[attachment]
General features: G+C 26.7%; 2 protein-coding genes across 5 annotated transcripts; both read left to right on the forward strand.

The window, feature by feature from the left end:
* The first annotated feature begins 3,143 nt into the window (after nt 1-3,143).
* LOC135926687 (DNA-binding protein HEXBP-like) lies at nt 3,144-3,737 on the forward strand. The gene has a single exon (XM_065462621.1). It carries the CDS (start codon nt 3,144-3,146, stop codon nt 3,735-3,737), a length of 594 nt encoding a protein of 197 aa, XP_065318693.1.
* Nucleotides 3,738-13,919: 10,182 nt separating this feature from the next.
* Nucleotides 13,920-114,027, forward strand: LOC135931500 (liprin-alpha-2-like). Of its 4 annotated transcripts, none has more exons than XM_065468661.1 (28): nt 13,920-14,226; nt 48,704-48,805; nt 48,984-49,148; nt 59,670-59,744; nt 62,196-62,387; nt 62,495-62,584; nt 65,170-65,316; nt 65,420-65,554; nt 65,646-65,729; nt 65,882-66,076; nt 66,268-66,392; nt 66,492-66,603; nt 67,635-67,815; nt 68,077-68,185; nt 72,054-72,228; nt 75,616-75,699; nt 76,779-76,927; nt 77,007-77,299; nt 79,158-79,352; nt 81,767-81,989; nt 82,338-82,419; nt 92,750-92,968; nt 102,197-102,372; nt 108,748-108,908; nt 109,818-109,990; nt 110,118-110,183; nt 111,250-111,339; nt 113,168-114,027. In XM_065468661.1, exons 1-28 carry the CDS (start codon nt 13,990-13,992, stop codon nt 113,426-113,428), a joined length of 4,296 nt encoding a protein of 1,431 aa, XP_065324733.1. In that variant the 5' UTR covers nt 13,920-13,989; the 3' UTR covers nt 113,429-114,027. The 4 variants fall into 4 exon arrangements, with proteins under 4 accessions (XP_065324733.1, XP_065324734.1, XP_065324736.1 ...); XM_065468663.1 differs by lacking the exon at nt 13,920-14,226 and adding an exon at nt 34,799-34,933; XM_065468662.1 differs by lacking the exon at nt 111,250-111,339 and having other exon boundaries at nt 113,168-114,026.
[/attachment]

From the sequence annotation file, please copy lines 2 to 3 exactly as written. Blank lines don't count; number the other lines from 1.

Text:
The window, feature by feature from the left end:
* The first annotated feature begins 3,143 nt into the window (after nt 1-3,143).